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Roy Fisher

VMCC Festival of 1,000 bikes.

Just a few reflections on the festival from a comparative newcomer.

Club stands and auto jumbles can be seen at various venues throughout the year but it was the opportunity to ride around the Mallory Park circuit that appealed to me. I entered in plenty of time and was fortunate to be granted three sessions over the two days of the festival. However, as the event drew close I began to feel apprehensive, never having previously participated in such an event or ridden a motorcycle anywhere other than on the public road I was very nervous. I spent a fair amount of time preparing the Scott for the event checking that everything was as it should be. No loose nuts & bolts, lock washers where needed, oil levels correct, forks greased etc. I arrived late on the Friday before the event to get the machine and riding kit inspection out of the way. No problems apart from the weather, which left both machine & rider wet & liberally coated in mud. 8.45 on the Saturday morning and I joined the assembled group waiting my first session. I felt very nervous. The open expanse of tarmac looked huge and the Scott diminutive. Could I remember the meaning of the various flags used by the marshals? The machines already circulating (mostly 60’s & 70’s modern twins I think) looked hugely fast & noisy and the riders supremely confident as they passed & re-passed each other at what appeared to be colossal speeds. No less intimidating were the travelling marshals on their aggressively styled modern machines. Too late to back out now, the barrier was moved and we were on the track. Within seconds the nervousness was replaced by exhilaration, not because of the speed (I was on a 1927 Scott after all), rather the feeling of total freedom from the sub conscious anxieties that we experience on the road. Plenty of time to think about how the bike was performing, no gearchanges apart from at the hairpin which is very tight – I’m still uncertain whether it was necessary to use bottom gear but it was exhilarating going up through the gears through the devils elbow and onto the pit straight where you could go as quickly as you wanted. I’ve yet to fully master the hand change, but I’m definitely improving – got to stop myself looking at the gearlever to confirm I’ve selected the correct gear before releasing the clutch. Plenty of passing and re-passing and great to see the other Scotts, which made up a large part of this group on the circuit. The travelling marshals, rather than being intimidating did a wonderful job, in particular with the much slower machines, which they shepherded and protected from faster traffic. The fifteen minutes seemed like five and the chequered flag (indicating the end of the session) soon appeared. The broad grins on the faces of the riders as they dispersed said it all, a wonderful experience. Whilst it may not be for everyone I can only say that if you have the slightest inclination to have a go but have hesitated to commit yourself to a ‘parade’ like this give it a try – you’ll not be disappointed.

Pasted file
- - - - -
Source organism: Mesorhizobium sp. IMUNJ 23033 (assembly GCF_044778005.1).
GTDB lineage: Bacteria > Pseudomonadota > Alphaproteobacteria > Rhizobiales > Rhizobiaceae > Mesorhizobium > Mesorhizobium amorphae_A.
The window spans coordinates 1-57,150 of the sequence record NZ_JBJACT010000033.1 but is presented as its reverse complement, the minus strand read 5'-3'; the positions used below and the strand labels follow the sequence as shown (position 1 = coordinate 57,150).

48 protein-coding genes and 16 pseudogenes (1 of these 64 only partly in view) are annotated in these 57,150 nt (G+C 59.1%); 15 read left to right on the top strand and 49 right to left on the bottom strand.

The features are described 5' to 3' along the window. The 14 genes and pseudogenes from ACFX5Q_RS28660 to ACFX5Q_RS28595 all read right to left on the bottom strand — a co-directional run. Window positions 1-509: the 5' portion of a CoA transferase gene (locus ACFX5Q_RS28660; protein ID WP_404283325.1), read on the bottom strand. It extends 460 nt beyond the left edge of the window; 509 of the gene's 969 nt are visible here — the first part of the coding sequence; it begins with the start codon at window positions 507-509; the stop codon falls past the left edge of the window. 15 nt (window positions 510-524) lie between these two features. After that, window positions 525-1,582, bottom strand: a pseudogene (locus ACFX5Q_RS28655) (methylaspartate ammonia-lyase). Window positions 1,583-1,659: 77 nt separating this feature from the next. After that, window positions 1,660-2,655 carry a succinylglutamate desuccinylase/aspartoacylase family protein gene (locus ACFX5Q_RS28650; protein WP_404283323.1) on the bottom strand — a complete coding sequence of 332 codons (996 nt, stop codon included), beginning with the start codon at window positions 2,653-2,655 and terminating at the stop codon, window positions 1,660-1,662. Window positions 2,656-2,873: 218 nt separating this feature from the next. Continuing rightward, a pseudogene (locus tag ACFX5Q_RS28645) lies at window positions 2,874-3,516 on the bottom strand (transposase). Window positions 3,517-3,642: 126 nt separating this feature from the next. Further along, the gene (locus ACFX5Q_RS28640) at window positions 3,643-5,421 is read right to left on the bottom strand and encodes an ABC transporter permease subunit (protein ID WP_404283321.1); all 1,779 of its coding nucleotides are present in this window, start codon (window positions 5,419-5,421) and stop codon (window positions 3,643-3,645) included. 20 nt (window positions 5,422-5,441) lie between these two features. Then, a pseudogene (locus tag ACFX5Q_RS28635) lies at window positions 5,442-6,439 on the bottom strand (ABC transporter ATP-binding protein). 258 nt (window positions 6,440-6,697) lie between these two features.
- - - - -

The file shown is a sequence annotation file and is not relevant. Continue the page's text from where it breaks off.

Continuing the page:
I’d also like to thank Ian Parsons for allowing me to use the Club stand as a base, providing much welcome tea & shelter over the whole weekend.
All in all a memorable experience, which I would recommend to anyone and which, health & Scott permitting fully intend to repeat next year.